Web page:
After tackling the running backs over the weekend, Just Blog Baby continues its pre training camp breakdown of the Oakland Raiders roster with a review of another position the Raiders added depth to on offense over the offseason with the wide receivers.
Dropping Darrius Heyward-Bey the Raiders have added the services of Josh Cribbs and Brice Butler in addition to getting speedster Jacoby Ford back after losing him for an entire season last year.
Those three, in addition to a boatload of undrafted free agents and first year players trying to battle their way into the roster, will make for a training camp and preseason where everyone will be fighting for a role in Greg Olsen’s offense.
That depth will more than make up for the cut of Heyward-Bey, a speedster with potential that never really panned out as anything more than a sometimes home run threat. Dropping catches and not rounding out into a complete package, Heyward-Bey will easily be replaced by Denarius Moore who is a more complete route runner and possession receiver. The return of Jacoby Ford and the addition of Josh Cribbs also means that Bey’s speed and home run ability will not be needed nor missed as Ford and Cribbs give the Raiders more than enough playmakers in the open field.
The hope is that a deeper pool of receivers will rejuvenate a Raiders offense that was left for dead under Carson Palmer last season. With the addition of Cribbs and the return of Jacoby Ford as well as a wide list of rookies the Raiders list of primary options at wide receiver goes from this
Darrius Heyward-Bey, Denarius Moore, Rod Streater, Derek Hagan, Juron Criner
To this in 2013
Denarius Moore, Jacoby Ford, Rod Streater, Josh Cribbs, Juron Criner, Brice Butler, Conner Vernon
Denarius Moore, Rod Streater and Juron Criner all return while Derek Hagan was pushed out of the door for better talent and Heyward-Bey was cut, but that new depth is still glaring as the Raiders may have lost two wideouts but added two huge playmakers in Cribbs and Ford that make for a much more explosive set of pass catchers on paper.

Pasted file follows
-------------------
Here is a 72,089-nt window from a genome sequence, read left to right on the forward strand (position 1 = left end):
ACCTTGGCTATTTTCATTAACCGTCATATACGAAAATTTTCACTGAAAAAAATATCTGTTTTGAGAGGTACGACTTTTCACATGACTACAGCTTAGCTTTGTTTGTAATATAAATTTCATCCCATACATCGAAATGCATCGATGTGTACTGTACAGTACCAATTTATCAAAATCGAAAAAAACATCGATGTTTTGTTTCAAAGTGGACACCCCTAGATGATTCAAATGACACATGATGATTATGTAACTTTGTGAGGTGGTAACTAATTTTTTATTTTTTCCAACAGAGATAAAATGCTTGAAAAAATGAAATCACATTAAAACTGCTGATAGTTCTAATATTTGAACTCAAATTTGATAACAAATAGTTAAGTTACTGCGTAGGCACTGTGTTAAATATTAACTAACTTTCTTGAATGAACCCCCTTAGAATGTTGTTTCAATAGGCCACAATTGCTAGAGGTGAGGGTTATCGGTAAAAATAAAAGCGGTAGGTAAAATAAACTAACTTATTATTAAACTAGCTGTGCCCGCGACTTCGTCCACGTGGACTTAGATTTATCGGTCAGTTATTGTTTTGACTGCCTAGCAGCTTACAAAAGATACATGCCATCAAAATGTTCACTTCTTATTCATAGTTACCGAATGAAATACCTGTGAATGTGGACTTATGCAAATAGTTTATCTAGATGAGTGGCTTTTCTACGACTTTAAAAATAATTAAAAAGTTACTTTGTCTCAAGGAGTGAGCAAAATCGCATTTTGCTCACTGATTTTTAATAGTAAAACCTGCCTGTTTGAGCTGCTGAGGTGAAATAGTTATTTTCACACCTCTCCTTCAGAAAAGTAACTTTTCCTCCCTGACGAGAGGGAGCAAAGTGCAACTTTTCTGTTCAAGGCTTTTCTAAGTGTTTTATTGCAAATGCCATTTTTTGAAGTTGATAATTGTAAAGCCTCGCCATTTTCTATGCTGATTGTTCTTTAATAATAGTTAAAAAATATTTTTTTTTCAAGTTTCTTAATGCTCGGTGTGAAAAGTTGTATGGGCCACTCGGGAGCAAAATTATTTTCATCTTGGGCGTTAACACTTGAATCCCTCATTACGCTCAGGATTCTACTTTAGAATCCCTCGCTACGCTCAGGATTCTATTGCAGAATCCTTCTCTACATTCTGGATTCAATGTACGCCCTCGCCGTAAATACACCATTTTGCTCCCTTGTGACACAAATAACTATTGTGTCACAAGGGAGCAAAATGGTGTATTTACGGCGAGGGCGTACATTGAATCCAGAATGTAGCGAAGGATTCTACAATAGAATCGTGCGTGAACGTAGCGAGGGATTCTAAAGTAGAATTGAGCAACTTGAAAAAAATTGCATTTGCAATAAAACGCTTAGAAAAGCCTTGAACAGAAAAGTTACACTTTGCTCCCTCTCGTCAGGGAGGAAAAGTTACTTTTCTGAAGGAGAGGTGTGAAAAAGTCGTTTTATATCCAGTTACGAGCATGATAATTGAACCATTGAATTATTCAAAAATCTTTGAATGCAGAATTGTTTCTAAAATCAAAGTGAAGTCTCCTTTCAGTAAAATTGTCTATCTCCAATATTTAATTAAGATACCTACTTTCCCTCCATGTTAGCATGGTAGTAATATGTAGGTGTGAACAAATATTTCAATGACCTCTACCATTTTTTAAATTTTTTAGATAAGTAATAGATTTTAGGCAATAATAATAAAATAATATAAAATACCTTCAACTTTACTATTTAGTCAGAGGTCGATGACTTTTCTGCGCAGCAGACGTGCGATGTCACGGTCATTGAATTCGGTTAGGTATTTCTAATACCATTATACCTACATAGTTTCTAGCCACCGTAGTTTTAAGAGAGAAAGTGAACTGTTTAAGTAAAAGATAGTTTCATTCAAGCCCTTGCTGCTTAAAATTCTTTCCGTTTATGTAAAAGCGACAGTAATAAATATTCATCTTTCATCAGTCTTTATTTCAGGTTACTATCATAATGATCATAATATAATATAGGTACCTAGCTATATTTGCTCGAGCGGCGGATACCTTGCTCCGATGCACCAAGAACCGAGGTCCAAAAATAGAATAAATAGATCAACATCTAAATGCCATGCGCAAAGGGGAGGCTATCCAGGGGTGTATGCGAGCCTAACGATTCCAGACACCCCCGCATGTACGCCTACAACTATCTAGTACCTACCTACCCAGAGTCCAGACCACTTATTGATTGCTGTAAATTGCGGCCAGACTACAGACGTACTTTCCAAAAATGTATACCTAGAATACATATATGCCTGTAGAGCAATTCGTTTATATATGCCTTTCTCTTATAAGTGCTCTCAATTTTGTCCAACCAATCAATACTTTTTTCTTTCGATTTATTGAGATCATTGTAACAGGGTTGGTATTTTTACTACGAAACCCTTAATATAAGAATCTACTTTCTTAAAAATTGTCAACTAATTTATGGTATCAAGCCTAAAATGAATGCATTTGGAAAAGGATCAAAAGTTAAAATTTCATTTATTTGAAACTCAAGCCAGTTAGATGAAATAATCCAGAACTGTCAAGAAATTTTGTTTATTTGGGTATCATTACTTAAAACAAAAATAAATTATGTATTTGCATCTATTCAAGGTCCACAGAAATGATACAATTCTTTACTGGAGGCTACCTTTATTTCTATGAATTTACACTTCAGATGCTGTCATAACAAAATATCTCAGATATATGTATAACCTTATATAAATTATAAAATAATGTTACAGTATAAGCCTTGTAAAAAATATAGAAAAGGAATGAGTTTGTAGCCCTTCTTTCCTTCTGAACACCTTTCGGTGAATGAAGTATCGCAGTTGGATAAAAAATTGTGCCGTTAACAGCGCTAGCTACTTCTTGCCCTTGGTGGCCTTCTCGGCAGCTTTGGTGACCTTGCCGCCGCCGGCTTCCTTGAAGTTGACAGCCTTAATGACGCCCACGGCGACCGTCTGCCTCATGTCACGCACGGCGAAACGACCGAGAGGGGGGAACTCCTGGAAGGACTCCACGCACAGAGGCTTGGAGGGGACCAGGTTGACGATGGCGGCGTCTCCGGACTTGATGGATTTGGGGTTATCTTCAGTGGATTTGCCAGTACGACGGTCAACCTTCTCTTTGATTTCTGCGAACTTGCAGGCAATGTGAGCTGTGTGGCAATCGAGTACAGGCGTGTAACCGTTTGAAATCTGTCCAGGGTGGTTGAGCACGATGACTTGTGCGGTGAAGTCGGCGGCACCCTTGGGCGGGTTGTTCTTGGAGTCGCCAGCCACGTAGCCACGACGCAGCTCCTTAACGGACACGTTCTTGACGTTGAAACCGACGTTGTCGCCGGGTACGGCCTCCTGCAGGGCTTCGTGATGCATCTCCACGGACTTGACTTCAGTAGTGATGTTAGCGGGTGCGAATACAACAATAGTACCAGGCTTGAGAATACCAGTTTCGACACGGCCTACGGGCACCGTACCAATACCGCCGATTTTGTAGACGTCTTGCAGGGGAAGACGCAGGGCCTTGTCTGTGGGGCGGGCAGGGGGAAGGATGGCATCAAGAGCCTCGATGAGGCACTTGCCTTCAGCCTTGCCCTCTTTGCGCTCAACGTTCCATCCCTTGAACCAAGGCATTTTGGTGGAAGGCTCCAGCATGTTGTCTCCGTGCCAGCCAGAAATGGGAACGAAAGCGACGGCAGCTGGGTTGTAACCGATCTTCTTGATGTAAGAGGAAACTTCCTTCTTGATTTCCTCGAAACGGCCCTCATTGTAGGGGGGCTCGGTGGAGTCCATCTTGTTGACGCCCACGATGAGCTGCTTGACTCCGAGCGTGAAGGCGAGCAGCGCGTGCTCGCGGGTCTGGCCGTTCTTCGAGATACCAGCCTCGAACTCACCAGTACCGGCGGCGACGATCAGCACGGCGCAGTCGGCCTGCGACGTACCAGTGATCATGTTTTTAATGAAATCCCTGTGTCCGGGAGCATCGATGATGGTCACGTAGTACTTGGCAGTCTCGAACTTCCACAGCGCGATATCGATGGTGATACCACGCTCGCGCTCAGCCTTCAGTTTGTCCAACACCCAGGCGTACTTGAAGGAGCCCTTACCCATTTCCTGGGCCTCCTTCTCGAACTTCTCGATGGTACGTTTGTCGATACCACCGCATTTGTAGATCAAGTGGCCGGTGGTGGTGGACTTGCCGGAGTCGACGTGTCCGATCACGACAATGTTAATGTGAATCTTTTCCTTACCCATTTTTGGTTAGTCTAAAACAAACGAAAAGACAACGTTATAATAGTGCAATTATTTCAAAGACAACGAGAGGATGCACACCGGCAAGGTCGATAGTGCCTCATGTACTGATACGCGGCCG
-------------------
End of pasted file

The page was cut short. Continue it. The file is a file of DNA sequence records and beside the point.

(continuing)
2012 Stats: 15 games, 51 receptions, 741 yards (14.5 yards per catch), 7 touchdowns, 3 fumbles
Dennis Allen has Denarius Moore pegged as his “Number One” receiver in 2013, but that nametag doesn’t carry much weight as Moore is far from being a dominant pass catcher in the NFL and the Raiders top receiver on Sundays this fall will likely change from week to week, making Moore just the best receiver out of a bunch of decent ones.
So what can we expect from Moore? Well based on 2012 he could very well be a 1,000 yard, 10 touchdown receiver with a better offense and bigger role in 2013. Moore showed big play ability with seven touchdowns and twelve catches for 20+ yards in 2012 as well as the ability to move the chains with 33 of his 51 catches coming for first downs.
Showing improvement in each of his two NFL seasons, Moore will be needed as a short threat for Matt Flynn (or Terrelle Pryor/Tyler Wilson) in an offense that will likely be tailored around eating up the field piece by piece. A steady target for Palmer last season, expect Moore to shine with more of a load on his shoulders this season in what is assumed to be a much better situation for the Raiders passing attack. 1, 000 yards in his third NFL season is not too much to expect out of the two year pro.